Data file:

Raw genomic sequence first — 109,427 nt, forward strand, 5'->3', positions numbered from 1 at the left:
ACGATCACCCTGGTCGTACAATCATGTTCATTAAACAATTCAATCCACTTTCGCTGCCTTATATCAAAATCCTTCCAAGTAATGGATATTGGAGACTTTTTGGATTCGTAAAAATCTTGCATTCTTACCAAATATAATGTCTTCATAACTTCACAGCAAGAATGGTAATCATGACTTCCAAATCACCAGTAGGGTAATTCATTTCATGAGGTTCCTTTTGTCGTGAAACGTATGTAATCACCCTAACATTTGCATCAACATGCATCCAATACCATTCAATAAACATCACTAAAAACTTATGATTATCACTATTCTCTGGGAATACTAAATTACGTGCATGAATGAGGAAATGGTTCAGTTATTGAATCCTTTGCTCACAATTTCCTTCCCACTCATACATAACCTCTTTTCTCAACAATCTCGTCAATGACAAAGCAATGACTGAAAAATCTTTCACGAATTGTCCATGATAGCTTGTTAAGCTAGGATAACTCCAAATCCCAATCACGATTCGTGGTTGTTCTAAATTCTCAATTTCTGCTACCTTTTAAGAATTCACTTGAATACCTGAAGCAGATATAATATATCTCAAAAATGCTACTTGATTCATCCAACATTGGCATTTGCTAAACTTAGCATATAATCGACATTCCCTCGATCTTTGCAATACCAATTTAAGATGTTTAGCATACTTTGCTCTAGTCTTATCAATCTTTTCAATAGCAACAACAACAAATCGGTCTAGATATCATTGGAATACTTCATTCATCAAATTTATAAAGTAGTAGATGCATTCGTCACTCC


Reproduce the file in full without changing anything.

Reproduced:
Raw genomic sequence first — 109,427 nt, forward strand, 5'->3', positions numbered from 1 at the left:
ACGATCACCCTGGTCGTACAATCATGTTCATTAAACAATTCAATCCACTTTCGCTGCCTTATATCAAAATCCTTCCAAGTAATGGATATTGGAGACTTTTTGGATTCGTAAAAATCTTGCATTCTTACCAAATATAATGTCTTCATAACTTCACAGCAAGAATGGTAATCATGACTTCCAAATCACCAGTAGGGTAATTCATTTCATGAGGTTCCTTTTGTCGTGAAACGTATGTAATCACCCTAACATTTGCATCAACATGCATCCAATACCATTCAATAAACATCACTAAAAACTTATGATTATCACTATTCTCTGGGAATACTAAATTACGTGCATGAATGAGGAAATGGTTCAGTTATTGAATCCTTTGCTCACAATTTCCTTCCCACTCATACATAACCTCTTTTCTCAACAATCTCGTCAATGACAAAGCAATGACTGAAAAATCTTTCACGAATTGTCCATGATAGCTTGTTAAGCTAGGATAACTCCAAATCCCAATCACGATTCGTGGTTGTTCTAAATTCTCAATTTCTGCTACCTTTTAAGAATTCACTTGAATACCTGAAGCAGATATAATATATCTCAAAAATGCTACTTGATTCATCCAACATTGGCATTTGCTAAACTTAGCATATAATCGACATTCCCTCGATCTTTGCAATACCAATTTAAGATGTTTAGCATACTTTGCTCTAGTCTTATCAATCTTTTCAATAGCAACAACAACAAATCGGTCTAGATATCATTGGAATACTTCATTCATCAAATTTATAAAGTAGTAGATGCATTCGTCACTCC